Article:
Hot Dish Politics Logo

Blog

Hot Dish Politics

Tracking Minnesota’s political scene and keeping you up-to-date on those elected to serve you

State Sen. Scott Dibble would run if Ellison steps down to serve as DNC chair

U.S. Rep. Keith Ellison's offer to step down from his congressional seat if he's selected as the next chair of the national Democratic Party has already produced its first potential candidate to replace Ellison: state Sen. Scott Dibble, DFL-Minneapolis.

Dibble confirmed Monday he would run if Ellison were elected chairman of the Democratic National Committee, saying he would only do so if Ellison stepped down.

"If Keith decides to step away from Congress, I am prepared to and will run to fill his seat," Dibble said. "I am prepared to and will build on his outstanding work as a movement builder and generator of progressive ideas to improve people's lives. Until that times comes, I will continue to support Keith as my Congressman."

Ellison is vying for chair of the Democratic Party whose leadership is reeling from major electoral defeats last month. He is campaigning hard to convince enough voting members of the DNC to pick him as their next national leader. It's a time-consuming job as it means the public face for Democrats and leading fund-raising and strategy efforts for national elections.

Dibble praised Ellison's qualifications for the job, saying the national party "needs a new direction, with an emphasis on grassroots voter mobilization and expanding opportunities for everyone."

Just elected to a fifth term, Dibble is currently Senate Transportation Committee Chair, although he will join his DFL colleagues in the minority once the new Legislature starts next month. He also served one term in the Minnesota House.

He was legislative sponsor of several high profile bills that became law in recent years, including allowing same-sex marriage in Minnesota, an anti-bullying bill and the state's medical marijuana program.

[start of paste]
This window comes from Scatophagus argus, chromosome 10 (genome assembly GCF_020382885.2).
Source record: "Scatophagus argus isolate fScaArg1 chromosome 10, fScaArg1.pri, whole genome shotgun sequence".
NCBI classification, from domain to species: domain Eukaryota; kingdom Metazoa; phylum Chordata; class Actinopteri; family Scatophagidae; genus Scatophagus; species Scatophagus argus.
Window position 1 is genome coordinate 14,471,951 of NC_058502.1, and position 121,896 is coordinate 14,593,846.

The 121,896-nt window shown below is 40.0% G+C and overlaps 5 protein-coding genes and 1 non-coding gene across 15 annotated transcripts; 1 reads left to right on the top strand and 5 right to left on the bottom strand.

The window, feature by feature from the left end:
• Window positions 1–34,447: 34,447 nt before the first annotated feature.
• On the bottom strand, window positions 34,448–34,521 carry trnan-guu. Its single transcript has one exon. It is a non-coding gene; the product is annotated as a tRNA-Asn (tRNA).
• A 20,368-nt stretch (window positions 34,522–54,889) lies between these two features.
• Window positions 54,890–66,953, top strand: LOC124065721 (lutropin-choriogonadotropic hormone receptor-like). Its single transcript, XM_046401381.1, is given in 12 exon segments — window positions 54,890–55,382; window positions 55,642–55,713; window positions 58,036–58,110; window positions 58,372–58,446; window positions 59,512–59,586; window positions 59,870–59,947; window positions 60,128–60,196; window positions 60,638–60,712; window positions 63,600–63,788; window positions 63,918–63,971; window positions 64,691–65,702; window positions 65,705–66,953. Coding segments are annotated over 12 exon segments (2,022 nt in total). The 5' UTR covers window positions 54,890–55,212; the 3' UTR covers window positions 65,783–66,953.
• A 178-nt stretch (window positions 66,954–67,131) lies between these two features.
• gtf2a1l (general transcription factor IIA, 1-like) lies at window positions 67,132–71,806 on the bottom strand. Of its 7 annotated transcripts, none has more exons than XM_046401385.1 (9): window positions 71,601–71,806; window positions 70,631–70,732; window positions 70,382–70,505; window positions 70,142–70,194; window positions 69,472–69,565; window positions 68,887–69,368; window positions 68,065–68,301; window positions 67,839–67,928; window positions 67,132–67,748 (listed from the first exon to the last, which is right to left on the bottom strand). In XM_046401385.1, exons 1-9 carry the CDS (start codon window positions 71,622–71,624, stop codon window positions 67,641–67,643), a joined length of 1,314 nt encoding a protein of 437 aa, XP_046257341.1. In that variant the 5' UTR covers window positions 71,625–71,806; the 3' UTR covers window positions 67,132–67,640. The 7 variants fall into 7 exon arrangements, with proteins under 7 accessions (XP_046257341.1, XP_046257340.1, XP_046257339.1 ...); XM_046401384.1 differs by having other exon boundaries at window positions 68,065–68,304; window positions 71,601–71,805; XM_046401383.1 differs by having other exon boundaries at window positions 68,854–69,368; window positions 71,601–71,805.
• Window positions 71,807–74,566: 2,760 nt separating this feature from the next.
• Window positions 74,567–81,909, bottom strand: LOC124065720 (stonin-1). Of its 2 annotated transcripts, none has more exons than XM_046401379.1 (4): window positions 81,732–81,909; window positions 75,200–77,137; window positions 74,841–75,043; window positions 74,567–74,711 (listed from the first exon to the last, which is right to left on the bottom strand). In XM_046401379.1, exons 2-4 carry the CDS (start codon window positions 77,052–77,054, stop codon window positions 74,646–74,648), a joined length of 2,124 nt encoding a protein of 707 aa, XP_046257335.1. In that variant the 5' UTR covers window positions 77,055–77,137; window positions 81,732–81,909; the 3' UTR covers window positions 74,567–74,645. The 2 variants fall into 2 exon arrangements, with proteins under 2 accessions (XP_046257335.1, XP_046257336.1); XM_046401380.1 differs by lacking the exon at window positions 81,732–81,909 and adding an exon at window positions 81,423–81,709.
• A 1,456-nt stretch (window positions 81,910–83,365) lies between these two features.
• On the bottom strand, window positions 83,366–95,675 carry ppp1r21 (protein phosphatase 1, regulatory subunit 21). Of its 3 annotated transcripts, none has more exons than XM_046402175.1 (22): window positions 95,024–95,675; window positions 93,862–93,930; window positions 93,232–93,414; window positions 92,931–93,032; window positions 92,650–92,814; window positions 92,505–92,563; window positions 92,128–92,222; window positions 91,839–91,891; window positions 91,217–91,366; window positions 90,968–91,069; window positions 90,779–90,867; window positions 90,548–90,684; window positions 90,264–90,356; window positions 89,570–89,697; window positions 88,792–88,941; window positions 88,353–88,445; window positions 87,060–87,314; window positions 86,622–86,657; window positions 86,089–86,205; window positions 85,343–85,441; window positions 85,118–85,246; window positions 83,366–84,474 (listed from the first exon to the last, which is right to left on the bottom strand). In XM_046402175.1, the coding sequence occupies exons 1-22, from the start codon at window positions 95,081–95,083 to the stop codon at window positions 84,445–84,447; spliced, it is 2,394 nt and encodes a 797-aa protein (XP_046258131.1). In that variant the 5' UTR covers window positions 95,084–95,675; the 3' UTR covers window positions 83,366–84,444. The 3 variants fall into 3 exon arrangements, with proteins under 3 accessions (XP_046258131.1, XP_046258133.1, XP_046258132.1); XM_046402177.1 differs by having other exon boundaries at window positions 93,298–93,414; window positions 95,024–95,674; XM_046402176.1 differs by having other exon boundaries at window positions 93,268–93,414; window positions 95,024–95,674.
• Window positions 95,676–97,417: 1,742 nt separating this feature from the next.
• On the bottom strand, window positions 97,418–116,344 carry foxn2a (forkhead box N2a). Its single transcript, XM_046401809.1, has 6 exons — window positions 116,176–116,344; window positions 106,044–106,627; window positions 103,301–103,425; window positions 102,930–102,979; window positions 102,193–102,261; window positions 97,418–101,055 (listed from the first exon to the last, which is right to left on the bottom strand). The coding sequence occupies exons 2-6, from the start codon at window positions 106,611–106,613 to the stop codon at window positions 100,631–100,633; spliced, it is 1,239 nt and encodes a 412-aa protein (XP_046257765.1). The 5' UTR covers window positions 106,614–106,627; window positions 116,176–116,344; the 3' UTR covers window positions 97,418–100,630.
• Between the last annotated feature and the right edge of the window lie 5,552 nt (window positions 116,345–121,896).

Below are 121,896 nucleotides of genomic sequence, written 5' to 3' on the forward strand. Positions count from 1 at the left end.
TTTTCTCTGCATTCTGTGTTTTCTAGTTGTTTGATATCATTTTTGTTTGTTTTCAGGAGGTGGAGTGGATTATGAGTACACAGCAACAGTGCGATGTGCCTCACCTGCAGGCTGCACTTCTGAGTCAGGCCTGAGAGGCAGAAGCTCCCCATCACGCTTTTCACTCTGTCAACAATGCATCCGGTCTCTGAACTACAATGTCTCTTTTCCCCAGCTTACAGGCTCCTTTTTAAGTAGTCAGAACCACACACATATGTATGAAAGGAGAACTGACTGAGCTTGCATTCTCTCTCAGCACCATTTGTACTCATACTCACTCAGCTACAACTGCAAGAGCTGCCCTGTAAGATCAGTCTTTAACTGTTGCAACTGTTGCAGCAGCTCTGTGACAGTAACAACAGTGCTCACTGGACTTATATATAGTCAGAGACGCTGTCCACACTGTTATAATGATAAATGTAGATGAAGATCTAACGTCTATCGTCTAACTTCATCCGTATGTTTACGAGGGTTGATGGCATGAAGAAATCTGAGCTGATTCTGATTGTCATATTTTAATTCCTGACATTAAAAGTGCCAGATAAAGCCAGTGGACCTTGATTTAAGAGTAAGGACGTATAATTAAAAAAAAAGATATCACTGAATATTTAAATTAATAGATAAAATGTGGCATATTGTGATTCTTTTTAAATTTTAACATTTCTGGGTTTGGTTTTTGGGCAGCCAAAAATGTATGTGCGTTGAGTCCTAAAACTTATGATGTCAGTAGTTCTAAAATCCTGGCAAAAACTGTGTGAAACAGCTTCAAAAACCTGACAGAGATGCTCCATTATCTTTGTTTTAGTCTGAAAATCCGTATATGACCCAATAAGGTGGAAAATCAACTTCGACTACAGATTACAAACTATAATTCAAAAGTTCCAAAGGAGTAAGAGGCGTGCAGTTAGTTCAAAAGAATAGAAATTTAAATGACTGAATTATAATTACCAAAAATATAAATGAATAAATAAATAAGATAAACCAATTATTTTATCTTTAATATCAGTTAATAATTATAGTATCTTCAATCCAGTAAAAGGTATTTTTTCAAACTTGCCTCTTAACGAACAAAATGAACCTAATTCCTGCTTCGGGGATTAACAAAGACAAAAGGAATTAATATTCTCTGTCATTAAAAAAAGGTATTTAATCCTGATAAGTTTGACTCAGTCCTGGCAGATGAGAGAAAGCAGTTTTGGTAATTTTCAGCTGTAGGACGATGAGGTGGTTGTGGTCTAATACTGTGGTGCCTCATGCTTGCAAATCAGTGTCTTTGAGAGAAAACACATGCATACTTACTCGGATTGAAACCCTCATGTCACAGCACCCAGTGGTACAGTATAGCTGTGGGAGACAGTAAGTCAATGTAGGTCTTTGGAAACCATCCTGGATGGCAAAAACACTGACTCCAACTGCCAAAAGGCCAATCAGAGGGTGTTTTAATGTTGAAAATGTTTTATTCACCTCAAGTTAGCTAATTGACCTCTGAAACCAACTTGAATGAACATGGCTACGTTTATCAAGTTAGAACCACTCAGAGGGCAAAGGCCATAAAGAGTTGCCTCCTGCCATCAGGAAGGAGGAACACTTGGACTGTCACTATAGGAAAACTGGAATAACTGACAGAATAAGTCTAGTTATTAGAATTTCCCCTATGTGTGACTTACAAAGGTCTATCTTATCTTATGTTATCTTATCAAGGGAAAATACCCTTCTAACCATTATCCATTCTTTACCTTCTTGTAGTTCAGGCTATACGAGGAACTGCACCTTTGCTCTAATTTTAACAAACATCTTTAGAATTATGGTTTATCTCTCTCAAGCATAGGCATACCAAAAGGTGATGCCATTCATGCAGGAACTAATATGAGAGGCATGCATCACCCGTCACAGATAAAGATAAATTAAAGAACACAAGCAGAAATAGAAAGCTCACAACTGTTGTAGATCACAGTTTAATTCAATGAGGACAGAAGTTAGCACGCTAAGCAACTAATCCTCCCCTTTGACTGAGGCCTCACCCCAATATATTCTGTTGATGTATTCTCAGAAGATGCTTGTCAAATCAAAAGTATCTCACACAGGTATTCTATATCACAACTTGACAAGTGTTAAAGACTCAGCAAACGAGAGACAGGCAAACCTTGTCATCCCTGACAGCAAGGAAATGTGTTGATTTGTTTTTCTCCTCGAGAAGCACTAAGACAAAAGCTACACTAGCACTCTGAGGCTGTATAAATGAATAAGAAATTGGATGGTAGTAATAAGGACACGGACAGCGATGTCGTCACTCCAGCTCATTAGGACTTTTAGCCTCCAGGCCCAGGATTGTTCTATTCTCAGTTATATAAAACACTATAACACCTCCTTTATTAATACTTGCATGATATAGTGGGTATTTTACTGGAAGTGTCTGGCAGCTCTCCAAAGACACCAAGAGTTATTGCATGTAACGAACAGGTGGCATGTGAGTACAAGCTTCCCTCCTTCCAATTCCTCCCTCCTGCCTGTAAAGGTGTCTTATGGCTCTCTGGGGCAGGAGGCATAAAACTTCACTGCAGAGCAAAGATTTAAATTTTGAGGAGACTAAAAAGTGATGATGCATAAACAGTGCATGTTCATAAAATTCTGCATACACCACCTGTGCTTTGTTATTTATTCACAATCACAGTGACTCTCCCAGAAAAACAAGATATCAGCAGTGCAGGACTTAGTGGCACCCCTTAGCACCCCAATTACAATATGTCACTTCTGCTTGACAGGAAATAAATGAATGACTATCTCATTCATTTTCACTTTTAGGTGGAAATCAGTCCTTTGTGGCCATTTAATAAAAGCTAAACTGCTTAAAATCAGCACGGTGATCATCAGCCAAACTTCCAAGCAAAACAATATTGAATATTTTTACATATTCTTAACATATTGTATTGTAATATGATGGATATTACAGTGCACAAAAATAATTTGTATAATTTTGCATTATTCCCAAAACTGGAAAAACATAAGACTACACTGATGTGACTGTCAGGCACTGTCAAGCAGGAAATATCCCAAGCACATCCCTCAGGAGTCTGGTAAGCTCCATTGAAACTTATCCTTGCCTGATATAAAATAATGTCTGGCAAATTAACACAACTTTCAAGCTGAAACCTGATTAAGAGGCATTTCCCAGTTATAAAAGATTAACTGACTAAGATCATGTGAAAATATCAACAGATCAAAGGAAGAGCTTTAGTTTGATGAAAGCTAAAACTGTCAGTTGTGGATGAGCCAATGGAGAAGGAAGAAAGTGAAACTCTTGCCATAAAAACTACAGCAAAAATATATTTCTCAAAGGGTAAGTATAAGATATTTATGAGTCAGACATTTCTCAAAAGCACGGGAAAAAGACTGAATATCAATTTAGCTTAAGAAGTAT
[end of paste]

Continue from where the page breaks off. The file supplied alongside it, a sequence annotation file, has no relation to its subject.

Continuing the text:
Dayton, legislative leaders say they are close on possible special session deal

Gov. Mark Dayton and legislative leaders on Friday set the parameters of a possible pre-Christmas special session to include tax cuts, a borrowing package for capital improvement projects around the state and financial assistance for many facing skyrocketing health insurance premiums next year.

Dayton met with legislators just hours after state budget officials reported a $1.4 billion budget surplus, which includes about $678 million left unspent in the last legislative session.

The tax and bonding bills are two leftover items from the last legislative session. While legislators approved the tax bill, Dayton vetoed it over a drafting error his office said would cost the state millions of dollars. The Legislature was unable to bridge disagreements over the bonding bill, which failed to pass by the midnight deadline of the session.

The health care problem is a recent one. Dayton and other legislators have been calling for financial relief to pay down expensive insurance premiums for the 125,000 who buy insurance on the individual market but make too much to qualify for federal subsidies.

Dayton and the caucus leaders appeared optimistic that they could strike a special session agreement in the coming days, but many details remain to be worked out.

"Everything moving forward is conditional on being able to resolve those details," Dayton said. House Speaker Kurt Daudt, R-Crown, said he's optimistic a deal can be struck soon. "I feel like I can see it, but we're not quite there yet."

Senate DFL leader Tom Bakk of Cook said he was pleased to see the size of the budget surplus, saying it made possible the special session negotiations.

Dayton said working groups would meet beginning Monday and conclude Wednesday. After that, political leaders will decide whether a special session will occur, likely on Dec. 20.